Good stuff! If your consultant doesn't openly admit that a Yttrium 90 injection is a failed experiment, then they're not up with the latest research. It was cutting edge in 1994 - when I went for it out of pure desperation - and even my Orthopaedic surgeon at the time admitted that there was a risk it may well accelerate the destruction of my knee structures. He was right!!

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  • Posted

    I was very ignorant about PVNS, in fact I'd never heard of it, but now I have it I've have researched it as much as I can. I have slowly come to the realisation that there won't be a quick fix for my problems and it could be a long journey.

    I have found a very good support group on Facebook called 'PVNS is Pants.' It has helped me so much to understand what is going on, and makes me feel part of a family of people that know exactly what your talking about and know your pain.

    I wish I had found it earlier, as it answered so many of my questions.

    Well worth joining.

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    • Posted

      HI Linda, yes, I was a member of that FB group for quite a while. We helped each other a lot with information, support & listening to each other's plights. Sometimes it the people around you in your life that make you feel the worst - inadvertently of course. Because most people can't get their head around what the disease is - and its effects - they find it easier to decide that you just aren't coping with a simple knee problem and aren't getting good advice. Eventually they begin to write you off as some kind of surgery addicted hypochondriac. I even gave my family & work colleagues a really simple 2 page printed explanation of the condition, but I swear none of them read it, as I had to correct silly statements explain things over & over every time I had surgery.

      The only thing I'd be careful about with the FB page is person who became one of the administrators - Matt, I think was his name. He's a bit stupid & irresponsible There was a discussion about having Yttrium injections for treatment. So when I explained how I'd had a Yttrium 90 injection in 1994, and that 20 years later my knee joint was obliterated - and multiple high placed surgeons had since admitted the treatment is ineffective & damaging - he simply pointed to the fact that he'd just had one and he was fine - he obviously didn't get it. it takes a decade or more, but it will wreck your joint. He went on to openly encourage people to have a Yttrium 90 injection, when any competent surgeon who's up with the research knows that's just the worst thing you can do.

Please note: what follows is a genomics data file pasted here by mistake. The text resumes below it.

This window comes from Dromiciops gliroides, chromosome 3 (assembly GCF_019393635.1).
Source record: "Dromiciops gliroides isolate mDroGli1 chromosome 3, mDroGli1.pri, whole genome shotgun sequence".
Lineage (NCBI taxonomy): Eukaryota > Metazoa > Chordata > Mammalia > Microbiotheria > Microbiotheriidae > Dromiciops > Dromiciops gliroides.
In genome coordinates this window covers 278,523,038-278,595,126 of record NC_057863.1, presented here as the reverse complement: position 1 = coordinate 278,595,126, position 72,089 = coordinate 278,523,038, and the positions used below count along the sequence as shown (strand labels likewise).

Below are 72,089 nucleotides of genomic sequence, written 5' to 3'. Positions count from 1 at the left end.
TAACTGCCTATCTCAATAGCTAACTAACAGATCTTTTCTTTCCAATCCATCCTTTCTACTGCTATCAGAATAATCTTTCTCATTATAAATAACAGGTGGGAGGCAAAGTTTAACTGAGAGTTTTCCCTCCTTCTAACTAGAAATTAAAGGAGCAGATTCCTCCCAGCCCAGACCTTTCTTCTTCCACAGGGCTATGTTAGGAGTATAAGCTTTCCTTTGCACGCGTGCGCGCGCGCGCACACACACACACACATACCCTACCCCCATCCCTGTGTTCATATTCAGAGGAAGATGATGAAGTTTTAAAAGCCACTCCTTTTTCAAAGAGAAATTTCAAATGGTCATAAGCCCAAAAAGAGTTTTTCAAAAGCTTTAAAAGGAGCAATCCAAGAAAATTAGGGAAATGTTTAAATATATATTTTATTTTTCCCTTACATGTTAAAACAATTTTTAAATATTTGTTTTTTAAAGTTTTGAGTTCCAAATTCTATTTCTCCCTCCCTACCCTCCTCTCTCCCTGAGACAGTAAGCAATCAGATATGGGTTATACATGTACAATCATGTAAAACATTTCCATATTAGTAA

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    • Posted

      Thanks Ro, I'll look out for Matt. I did read about the yttrium injections and wonder if they were like the Cortisone injections I have already had?

      I know exactly what you mean about friends and family. 'Compassion Fatigue' sets in really quickly. I swear even my husband hasn't read up about it. You described it exactly right. It feels a bit lonely but talking to others in the same boat really helps.

      I think you have to take into consideration that the people that are still having problems and need support are on these web pages. Unfortunately you don't hear from all the success stories that must be out there. So thats why it was so nice to hear that you are finally doing well after a long journey. Best of luck for the future. Linda x

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    • Posted

      Thanks Linda, yes, things did work out for me in the end. My wife - Cate - suffered a very similar plight, with people not understanding, as she suffered terribly with endometriosis for years - before we met. Our meeting was kind of another uncanny 'right' that was born out of the 'wrong' of pvns.

      Hey, and just to be clear, Yttrium 90 is a beta emitting radioactive isotope. So its a radiation injection and you're immobilized for two days post injection to protect the injection site from any damage. Just don't go for it, its a 'Fail'!! (y)

      Anyway, I sincerely wish you the best of luck & support with your plight too Linda. Feel free to chat any time, ok =D